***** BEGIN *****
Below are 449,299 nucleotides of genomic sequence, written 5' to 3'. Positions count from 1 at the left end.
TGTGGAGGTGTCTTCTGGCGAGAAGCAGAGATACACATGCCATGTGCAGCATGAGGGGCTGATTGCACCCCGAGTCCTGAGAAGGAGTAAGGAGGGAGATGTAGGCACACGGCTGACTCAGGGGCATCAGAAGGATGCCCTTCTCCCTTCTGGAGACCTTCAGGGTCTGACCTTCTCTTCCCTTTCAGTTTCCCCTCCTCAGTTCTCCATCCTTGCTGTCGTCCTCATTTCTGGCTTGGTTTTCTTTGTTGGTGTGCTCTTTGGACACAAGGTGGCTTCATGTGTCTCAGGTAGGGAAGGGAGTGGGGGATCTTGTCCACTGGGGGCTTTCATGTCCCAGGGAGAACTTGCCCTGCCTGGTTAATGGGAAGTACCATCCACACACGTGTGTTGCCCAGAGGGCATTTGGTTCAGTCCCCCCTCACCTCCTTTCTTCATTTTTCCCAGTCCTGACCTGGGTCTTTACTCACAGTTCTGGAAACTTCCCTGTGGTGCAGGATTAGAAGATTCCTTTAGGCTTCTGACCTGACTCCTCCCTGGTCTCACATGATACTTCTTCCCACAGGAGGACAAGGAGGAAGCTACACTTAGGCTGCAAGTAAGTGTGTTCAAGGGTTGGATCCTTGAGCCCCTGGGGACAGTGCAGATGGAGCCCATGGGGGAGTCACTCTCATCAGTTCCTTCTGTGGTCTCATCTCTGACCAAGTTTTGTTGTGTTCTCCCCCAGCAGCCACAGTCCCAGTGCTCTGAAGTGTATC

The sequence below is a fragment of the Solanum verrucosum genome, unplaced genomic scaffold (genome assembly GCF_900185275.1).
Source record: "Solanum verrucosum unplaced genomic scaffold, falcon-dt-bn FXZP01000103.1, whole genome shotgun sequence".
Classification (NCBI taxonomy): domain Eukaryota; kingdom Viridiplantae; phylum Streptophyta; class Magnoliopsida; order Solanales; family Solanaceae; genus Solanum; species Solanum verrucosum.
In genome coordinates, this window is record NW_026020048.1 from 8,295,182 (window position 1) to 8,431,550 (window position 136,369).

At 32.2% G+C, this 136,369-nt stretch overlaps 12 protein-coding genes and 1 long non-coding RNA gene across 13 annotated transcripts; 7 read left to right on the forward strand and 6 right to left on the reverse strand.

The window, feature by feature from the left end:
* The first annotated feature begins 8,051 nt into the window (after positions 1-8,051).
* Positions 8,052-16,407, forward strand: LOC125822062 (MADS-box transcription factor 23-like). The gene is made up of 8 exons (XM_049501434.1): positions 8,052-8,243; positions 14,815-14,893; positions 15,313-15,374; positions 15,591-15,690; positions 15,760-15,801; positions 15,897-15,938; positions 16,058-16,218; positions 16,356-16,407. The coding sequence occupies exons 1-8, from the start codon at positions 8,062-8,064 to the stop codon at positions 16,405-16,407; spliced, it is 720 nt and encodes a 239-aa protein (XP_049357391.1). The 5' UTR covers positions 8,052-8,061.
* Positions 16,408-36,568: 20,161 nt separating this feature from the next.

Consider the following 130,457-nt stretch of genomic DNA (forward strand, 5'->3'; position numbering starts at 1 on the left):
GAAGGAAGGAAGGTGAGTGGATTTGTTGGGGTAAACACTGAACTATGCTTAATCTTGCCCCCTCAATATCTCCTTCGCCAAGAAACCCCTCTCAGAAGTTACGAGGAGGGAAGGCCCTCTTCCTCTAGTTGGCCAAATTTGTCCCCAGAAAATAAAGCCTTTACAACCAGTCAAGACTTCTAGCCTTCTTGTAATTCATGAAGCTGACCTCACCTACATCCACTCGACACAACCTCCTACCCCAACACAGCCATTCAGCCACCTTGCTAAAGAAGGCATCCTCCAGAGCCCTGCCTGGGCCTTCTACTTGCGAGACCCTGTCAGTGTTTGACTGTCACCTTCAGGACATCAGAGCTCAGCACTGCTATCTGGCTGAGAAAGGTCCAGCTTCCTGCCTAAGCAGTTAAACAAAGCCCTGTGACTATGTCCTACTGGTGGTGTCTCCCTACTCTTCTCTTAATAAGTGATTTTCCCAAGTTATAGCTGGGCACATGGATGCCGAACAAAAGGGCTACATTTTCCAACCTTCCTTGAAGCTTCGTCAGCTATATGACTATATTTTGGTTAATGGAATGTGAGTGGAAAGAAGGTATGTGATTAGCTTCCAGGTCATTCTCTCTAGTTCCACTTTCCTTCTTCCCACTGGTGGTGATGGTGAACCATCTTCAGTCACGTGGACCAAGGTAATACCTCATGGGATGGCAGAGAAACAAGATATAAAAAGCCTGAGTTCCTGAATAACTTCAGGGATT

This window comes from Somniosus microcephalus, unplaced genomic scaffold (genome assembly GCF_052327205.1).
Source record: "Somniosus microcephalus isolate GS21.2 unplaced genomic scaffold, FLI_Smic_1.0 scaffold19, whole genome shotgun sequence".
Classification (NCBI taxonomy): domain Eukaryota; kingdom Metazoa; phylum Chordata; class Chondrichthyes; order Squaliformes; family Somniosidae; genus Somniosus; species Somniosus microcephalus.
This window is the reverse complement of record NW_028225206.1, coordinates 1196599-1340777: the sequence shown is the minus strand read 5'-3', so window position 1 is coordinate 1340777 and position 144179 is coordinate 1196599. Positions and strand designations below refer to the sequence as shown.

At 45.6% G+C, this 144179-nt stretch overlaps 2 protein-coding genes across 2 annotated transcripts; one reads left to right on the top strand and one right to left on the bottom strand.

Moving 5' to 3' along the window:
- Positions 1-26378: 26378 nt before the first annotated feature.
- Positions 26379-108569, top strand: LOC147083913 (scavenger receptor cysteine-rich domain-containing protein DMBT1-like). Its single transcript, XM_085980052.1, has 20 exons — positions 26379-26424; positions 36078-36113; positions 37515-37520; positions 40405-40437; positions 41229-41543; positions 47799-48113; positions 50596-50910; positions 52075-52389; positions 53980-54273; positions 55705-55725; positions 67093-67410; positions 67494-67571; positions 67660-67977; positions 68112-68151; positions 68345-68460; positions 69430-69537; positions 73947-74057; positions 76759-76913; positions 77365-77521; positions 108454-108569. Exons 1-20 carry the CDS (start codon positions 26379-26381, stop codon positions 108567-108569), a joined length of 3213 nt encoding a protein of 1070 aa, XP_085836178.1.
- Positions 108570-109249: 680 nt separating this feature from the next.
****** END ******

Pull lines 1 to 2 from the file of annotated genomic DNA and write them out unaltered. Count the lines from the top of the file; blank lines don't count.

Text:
Below are 449,299 nucleotides of genomic sequence, written 5' to 3'. Positions count from 1 at the left end.
TGTGGAGGTGTCTTCTGGCGAGAAGCAGAGATACACATGCCATGTGCAGCATGAGGGGCTGATTGCACCCCGAGTCCTGAGAAGGAGTAAGGAGGGAGATGTAGGCACACGGCTGACTCAGGGGCATCAGAAGGATGCCCTTCTCCCTTCTGGAGACCTTCAGGGTCTGACCTTCTCTTCCCTTTCAGTTTCCCCTCCTCAGTTCTCCATCCTTGCTGTCGTCCTCATTTCTGGCTTGGTTTTCTTTGTTGGTGTGCTCTTTGGACACAAGGTGGCTTCATGTGTCTCAGGTAGGGAAGGGAGTGGGGGATCTTGTCCACTGGGGGCTTTCATGTCCCAGGGAGAACTTGCCCTGCCTGGTTAATGGGAAGTACCATCCACACACGTGTGTTGCCCAGAGGGCATTTGGTTCAGTCCCCCCTCACCTCCTTTCTTCATTTTTCCCAGTCCTGACCTGGGTCTTTACTCACAGTTCTGGAAACTTCCCTGTGGTGCAGGATTAGAAGATTCCTTTAGGCTTCTGACCTGACTCCTCCCTGGTCTCACATGATACTTCTTCCCACAGGAGGACAAGGAGGAAGCTACACTTAGGCTGCAAGTAAGTGTGTTCAAGGGTTGGATCCTTGAGCCCCTGGGGACAGTGCAGATGGAGCCCATGGGGGAGTCACTCTCATCAGTTCCTTCTGTGGTCTCATCTCTGACCAAGTTTTGTTGTGTTCTCCCCCAGCAGCCACAGTCCCAGTGCTCTGAAGTGTATC